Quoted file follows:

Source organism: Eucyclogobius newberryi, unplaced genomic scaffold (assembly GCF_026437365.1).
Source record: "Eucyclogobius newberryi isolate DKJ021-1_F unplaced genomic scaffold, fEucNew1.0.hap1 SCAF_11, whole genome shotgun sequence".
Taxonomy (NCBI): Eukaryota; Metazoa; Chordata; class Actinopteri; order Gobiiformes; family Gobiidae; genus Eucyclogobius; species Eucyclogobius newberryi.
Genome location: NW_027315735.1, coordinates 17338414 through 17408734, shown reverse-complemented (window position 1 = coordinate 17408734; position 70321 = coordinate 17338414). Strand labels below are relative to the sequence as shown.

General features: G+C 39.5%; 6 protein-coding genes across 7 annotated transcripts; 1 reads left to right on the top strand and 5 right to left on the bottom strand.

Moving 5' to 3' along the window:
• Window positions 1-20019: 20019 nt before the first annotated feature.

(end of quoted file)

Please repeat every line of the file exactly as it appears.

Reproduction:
Source organism: Eucyclogobius newberryi, unplaced genomic scaffold (assembly GCF_026437365.1).
Source record: "Eucyclogobius newberryi isolate DKJ021-1_F unplaced genomic scaffold, fEucNew1.0.hap1 SCAF_11, whole genome shotgun sequence".
Taxonomy (NCBI): Eukaryota; Metazoa; Chordata; class Actinopteri; order Gobiiformes; family Gobiidae; genus Eucyclogobius; species Eucyclogobius newberryi.
Genome location: NW_027315735.1, coordinates 17338414 through 17408734, shown reverse-complemented (window position 1 = coordinate 17408734; position 70321 = coordinate 17338414). Strand labels below are relative to the sequence as shown.

General features: G+C 39.5%; 6 protein-coding genes across 7 annotated transcripts; 1 reads left to right on the top strand and 5 right to left on the bottom strand.

Moving 5' to 3' along the window:
• Window positions 1-20019: 20019 nt before the first annotated feature.